Its release is seemingly premature — perhaps fitting in better with the blockbuster summer line-up — but its untimely premiere should raise some cues as to what kind of crowd this film is intended to market. Of course, it will draw in those looking for a good popcorn flick, and they will undoubtedly walk away satisfied, but this film is seeking much more interrogation than the typical weekend crowd will inquire.
Written in part by action auteurs Scott Frank and Steven Zaillian, “The Interpreter” shouts its political agenda for pro-U.N. support and, echoing the voice of Clarence Darrow, a cry to extend justice to foreign nations by means of compassion, instead of perpetual violence. Silvia Broome (Kidman) is an interpreter for the United Nations, who by peculiar coincidence overhears an after-hours conversation spoken in a little-known dialect, Ku, concerning the assassination of an African head of state, Zuwanie, a benevolent revolutionary turned tyrannical dictator.
Herself an African native and former renegade against Zuwanie, Silvia now attempts to live a quiet life whose slow-but-sure revolution involves a keen ear for hearing the voice of the people instead of the deafening clamor of a machine-gun. The plot twists around Silvia’s dark past and Tobin Keller (Penn), a Secret Service agent sent to investigate the supposed assassination.
Penn, a known Hollywood gadfly of foreign relations, seems appropriate casting for the role, but nevertheless comes off as a star playboy for the silver screen instead of an actor suited to the task — with all the movie industry’s vocal liberals, it’s hard to imagine there are such slim pickings.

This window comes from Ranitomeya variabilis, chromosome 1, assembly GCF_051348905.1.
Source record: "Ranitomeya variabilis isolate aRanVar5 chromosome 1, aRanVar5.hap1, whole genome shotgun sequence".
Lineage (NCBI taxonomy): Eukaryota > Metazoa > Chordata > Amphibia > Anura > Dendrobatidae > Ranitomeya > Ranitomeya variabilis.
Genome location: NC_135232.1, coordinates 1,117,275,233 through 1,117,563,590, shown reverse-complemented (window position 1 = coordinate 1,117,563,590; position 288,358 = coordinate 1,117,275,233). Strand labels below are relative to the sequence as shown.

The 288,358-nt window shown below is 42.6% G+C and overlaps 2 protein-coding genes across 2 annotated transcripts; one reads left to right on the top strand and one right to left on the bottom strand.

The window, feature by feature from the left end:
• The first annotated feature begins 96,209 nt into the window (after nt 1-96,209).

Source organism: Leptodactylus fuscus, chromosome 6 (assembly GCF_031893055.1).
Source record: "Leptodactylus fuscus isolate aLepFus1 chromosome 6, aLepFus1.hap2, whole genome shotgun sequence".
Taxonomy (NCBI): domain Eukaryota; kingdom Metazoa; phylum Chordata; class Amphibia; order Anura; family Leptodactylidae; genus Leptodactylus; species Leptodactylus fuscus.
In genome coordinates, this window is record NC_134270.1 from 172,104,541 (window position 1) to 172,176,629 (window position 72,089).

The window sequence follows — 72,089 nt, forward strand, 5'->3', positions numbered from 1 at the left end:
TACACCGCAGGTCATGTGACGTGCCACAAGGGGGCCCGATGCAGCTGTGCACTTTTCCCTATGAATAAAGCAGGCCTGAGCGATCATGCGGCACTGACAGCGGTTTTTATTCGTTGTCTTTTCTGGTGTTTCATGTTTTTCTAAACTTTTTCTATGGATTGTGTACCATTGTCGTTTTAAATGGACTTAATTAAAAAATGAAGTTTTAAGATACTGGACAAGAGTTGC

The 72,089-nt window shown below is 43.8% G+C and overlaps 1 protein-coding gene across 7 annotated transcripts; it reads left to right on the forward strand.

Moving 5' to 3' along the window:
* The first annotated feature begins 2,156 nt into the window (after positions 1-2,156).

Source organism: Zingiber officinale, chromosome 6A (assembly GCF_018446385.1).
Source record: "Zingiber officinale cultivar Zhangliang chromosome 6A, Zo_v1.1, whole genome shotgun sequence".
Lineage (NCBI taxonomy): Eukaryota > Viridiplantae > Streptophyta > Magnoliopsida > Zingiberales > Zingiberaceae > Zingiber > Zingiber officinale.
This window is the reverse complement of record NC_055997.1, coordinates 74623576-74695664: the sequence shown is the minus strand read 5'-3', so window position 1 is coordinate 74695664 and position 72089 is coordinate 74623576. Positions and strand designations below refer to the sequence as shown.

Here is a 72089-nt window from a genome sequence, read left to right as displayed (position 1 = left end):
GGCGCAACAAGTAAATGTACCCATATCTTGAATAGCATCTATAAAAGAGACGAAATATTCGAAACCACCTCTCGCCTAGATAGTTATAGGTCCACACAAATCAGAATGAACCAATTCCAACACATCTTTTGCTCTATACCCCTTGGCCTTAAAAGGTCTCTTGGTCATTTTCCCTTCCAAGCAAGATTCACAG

Kidman, however, is not only a perfect match for the role because of her ability to morph into any dialect given to her (originally an Australian), she’s also an actress of superb talent and haunting beauty. Unlike Penn, whose acting seems forced too often, Kidman is almost always believable even in the most fabricated moments of the script.
Like anyone expects, a thriller is meant to be over-the-top, so the convoluted plot and whodunit story is more easily forgivable. And, with that suspension of disbelief, the film does manage, where many others have fallen short (see Pollack’s own “The Firm”), to blend social criticism with conventional thriller formula.
The film’s climax is set up so that it could easily slide in burdening polemic, but avoids it for a more palatable resolution about the triumph of one woman over her own need for vengeance, which she says is “a lazy form of grief.” Either way, the film becomes slightly bland in its resolution, but it is at least a bit easier for popular audiences to enjoy.
— By Dustin Allen